The Long Island Sound Study and its partners are encouraging the Long Island Sound community to #DontTrashLISound! View the social media posts about the problem of debris in the Sound and on its beaches on our Facebook, Twitter, and Instagram feeds or at the LISS media center beginning Aug. 3, 2020.
The Long Island Sound Study’s 2020 #DontTrashLISound social media campaign starts Aug.3. The campaign aims to educate people on the threat to the Sound wildlife when disposable plastic bags, bottles, straws, and other plastics end up on the shore or in the water. The social media posts include messages to encourage residents to bring reusable bags and bottles to their favorite Long Island Sound beach, park, and Stewardship Area. Featured content includes posts displaying images from the popular “Protect Our Wildlife” sticker series, and plastic trash-related articles and graphics. There also will be posts on the new problem during the Covid-19 pandemic of Personal Protective Equipment (e.g., disposable masks and gloves) that are being found on the ground and beaches. Expect about three to four posts a week through the first week of September. Protect #LISound Break the Single-Use Plastic Habit, and Please, #DontTrashLISound.
New for 2020! The campaign this year will be including color your own activity booklets. Watch for these downloads in August.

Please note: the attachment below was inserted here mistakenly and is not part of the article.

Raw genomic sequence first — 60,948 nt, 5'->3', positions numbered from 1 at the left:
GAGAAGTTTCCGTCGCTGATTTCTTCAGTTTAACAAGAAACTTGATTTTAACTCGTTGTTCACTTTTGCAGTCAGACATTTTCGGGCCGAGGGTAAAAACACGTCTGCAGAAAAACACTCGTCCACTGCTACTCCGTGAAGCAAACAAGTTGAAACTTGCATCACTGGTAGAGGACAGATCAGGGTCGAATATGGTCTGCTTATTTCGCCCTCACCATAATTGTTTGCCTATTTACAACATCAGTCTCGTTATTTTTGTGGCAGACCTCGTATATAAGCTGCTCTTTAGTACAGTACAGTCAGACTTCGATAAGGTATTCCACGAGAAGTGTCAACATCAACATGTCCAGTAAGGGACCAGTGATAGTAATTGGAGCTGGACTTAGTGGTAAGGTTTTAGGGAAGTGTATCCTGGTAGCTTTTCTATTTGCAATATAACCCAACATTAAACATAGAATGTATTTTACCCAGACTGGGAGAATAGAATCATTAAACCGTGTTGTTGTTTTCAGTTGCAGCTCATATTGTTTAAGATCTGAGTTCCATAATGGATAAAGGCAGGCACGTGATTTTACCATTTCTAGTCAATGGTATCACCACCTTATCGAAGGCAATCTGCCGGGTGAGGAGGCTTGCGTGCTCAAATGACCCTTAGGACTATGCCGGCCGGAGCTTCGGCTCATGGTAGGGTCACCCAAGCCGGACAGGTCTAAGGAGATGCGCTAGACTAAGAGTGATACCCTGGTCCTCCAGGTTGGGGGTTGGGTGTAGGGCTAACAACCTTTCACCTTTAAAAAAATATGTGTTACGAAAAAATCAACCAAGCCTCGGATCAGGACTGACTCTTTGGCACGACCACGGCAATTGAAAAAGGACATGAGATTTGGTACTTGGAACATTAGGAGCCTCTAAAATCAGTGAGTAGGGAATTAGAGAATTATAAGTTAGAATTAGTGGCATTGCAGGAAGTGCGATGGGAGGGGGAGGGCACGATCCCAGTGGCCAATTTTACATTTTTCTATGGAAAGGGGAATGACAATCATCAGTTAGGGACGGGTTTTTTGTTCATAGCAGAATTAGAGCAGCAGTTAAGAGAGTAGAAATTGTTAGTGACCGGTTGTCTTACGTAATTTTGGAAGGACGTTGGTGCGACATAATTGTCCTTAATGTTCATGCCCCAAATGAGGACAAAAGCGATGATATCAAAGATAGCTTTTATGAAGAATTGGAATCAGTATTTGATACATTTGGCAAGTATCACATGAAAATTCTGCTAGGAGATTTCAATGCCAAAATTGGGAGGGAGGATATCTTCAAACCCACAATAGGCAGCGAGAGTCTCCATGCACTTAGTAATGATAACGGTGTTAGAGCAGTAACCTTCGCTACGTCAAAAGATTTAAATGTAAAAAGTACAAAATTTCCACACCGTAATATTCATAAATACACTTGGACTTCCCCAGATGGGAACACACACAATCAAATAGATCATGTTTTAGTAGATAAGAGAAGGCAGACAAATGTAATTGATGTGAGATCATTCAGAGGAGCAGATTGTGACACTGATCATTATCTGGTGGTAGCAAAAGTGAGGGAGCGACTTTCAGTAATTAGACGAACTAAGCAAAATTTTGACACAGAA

Squid Activity Booklet
Want to Volunteer for a Beach Cleanup? Check out these websites.
Interested in trying do something about the Trash problem? These groups can help you get involved.
These links will help you learn more about the marine plastic problem:
The law that establishes the basic structure for regulating discharges of pollutants into waters of the United States. The Clean Water Act prohibits unpermitted discharges of any pollutant from a point source into navigable waters and recognizes the critical problems posed by nonpoint source pollution. Section 320 of the Clean Water Act directs EPA to develop plans for attaining or maintaining water quality in estuaries. This includes protection of public water supplies and the protection and propagation of a balanced, indigenous population of shellfish, fish, and wildlife, and allows recreational activities in and on the water.